30 November 2014
| by Liz Dodd in Istanbul
Joint declaration promises to ‘intensify efforts’ to unite Churches
An historic joint declaration signed this morning by Pope Francis and the Ecumenical Patriarch pledged to intensify efforts to secure full union between their two Churches and called for peace and reconciliation in the Middle East.
What’s in the joint declaration?
- Resolution to intensify efforts to promote full unity between all Christians, and Catholics and Orthodox in particular
- Expression of common concern for situation in Iraq, Syria and Middle East
- Importance of promoting dialogue with Islam
- Pledge to remember victims of conflict, in particular in Ukraine
The document, which both leaders signed after participating in a Divine Liturgy for the feast of St Andrew, the patron saint of the Orthodox Church, is the culmination of three days of ecumenical work between Francis and Orthodox leaders in Turkey.
It echoes a similar Declaration signed by both men when they met in Jerusalem in May.
Sat together at a small table in the Patriarchal Church of St George in Phanar, Istanbul, Francis and Bartholomew seemed relaxed, laughing and sharing conversation once they had signed the document.
The declaration opens with a “sincere and firm” resolution to promote the full unity of Christians, “above all” Catholics and Orthodox.
This resolution will take the form of renewed support for the theological dialogue promoted by the Joint International Commission, instituted by Pope John Paul II thirty-five years ago.
The joint promise to work towards full unity was framed by expressions of grave concern for Christians and others suffering in Iraq, Syria and the Middle East.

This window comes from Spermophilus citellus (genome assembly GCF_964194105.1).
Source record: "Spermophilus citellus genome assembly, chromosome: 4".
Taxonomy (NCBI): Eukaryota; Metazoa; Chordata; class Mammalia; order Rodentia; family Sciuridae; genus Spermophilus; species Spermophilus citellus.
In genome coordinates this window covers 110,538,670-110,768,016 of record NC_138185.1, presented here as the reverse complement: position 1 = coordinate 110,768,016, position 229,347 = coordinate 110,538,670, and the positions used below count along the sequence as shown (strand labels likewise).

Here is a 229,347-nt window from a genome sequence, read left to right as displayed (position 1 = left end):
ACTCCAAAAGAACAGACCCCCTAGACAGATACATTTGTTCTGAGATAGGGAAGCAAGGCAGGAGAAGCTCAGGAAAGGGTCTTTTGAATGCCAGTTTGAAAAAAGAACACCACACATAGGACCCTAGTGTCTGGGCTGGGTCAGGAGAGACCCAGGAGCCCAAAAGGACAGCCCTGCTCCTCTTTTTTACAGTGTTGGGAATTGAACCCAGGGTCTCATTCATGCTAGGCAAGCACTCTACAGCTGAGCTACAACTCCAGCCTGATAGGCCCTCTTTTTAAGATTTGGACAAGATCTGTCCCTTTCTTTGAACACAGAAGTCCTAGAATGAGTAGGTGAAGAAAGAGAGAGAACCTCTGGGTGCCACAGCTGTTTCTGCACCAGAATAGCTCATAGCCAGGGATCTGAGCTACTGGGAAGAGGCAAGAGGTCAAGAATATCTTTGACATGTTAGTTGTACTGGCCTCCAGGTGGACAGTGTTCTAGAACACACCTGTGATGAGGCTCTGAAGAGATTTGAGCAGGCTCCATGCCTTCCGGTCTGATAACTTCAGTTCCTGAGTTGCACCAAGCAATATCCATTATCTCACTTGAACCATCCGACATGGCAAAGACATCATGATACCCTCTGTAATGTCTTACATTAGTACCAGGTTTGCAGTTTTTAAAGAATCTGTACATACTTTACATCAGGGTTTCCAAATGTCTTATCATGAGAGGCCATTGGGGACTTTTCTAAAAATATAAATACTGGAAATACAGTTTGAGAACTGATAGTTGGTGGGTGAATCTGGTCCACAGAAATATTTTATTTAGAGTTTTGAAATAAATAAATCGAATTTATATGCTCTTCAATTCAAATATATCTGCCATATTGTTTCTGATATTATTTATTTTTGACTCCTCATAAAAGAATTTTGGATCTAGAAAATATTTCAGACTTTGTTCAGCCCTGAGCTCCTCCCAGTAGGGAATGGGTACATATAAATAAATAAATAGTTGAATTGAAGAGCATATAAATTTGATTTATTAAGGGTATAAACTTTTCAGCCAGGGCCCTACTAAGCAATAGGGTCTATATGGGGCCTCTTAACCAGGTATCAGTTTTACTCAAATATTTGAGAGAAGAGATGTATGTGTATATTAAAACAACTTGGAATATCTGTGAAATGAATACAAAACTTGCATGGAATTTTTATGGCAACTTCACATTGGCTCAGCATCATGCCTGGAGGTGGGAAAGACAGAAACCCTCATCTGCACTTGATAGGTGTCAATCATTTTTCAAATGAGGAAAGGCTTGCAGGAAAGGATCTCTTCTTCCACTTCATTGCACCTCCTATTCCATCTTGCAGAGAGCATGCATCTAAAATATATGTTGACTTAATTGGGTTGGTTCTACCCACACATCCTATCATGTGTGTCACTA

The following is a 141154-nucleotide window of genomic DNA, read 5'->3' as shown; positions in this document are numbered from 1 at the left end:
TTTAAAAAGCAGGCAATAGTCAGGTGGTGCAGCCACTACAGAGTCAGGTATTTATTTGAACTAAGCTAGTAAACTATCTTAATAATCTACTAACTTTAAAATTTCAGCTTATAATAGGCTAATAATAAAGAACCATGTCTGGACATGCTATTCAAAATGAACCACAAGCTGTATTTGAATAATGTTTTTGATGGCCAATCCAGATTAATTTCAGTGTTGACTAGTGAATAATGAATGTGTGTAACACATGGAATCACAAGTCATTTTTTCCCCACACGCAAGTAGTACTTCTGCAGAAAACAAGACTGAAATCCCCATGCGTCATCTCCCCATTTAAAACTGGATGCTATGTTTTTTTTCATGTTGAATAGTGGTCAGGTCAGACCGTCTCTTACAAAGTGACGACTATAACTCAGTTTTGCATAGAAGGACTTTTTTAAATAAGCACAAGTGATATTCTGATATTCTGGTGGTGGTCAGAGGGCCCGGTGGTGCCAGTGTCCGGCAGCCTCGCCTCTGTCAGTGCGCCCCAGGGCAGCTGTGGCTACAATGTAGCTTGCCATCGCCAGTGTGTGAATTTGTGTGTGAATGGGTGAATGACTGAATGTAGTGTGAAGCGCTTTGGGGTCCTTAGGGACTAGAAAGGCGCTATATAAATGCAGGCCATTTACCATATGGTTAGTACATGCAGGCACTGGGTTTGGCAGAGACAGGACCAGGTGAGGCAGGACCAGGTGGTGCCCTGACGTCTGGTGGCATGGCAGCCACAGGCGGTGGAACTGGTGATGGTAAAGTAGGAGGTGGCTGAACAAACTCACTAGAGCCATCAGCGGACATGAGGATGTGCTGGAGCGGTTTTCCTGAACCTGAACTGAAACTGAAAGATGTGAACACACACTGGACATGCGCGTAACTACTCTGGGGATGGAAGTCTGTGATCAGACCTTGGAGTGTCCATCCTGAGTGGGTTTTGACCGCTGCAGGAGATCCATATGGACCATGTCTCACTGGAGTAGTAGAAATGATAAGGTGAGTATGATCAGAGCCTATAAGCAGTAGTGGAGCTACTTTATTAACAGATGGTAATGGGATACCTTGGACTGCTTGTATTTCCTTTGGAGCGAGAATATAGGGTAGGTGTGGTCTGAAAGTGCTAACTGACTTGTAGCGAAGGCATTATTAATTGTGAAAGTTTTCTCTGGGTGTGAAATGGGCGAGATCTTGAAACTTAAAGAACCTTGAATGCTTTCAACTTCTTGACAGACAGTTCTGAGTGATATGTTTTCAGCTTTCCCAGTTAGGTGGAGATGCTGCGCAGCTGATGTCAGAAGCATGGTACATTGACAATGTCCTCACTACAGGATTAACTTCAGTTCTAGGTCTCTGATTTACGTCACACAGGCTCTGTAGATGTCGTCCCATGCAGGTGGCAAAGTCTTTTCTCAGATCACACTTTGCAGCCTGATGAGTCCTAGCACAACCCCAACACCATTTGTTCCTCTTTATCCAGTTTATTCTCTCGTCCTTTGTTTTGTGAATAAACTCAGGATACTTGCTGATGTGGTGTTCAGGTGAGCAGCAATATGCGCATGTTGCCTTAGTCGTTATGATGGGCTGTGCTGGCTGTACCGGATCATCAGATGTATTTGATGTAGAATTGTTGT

The document states: “We are united in the desire for peace and stability and in the will to promote the resolution of conflicts through dialogue and reconciliation … we call on all those who bear responsibility for the destiny of peoples to deepen their commitment to suffering communities.”
The two leaders said they refused to resign themselves to a Middle East without Christianity, stressing that persecuted Christians must not be forced violently from their homes.
“Tragically, all this is met by the indifference of many,” they note.
But this persecution has led “to an ecumenism of suffering”, the document observes. The suffering of Christians, like “the blood of the martyrs”, could in fact become an instrument for unity.
“The terrible situation of Christians and all those who are suffering in the Middle East calls not only for our constant prayer, but also for an appropriate response on the part of the international community.”
Strong dialogue between Christians and Muslims ought to be part of this response, the declaration states.
“Inspired by common values and strengthened by genuine fraternal sentiments, Muslims and Christians are called to work together for the sake of justice and peace.”
The declaration closes by remembering those suffering in conflict, in particular the Ukraine.
Before they signed the declaration both leaders blessed a crowd of pilgrims who had waited in the rain outside the Patriarchal Church.
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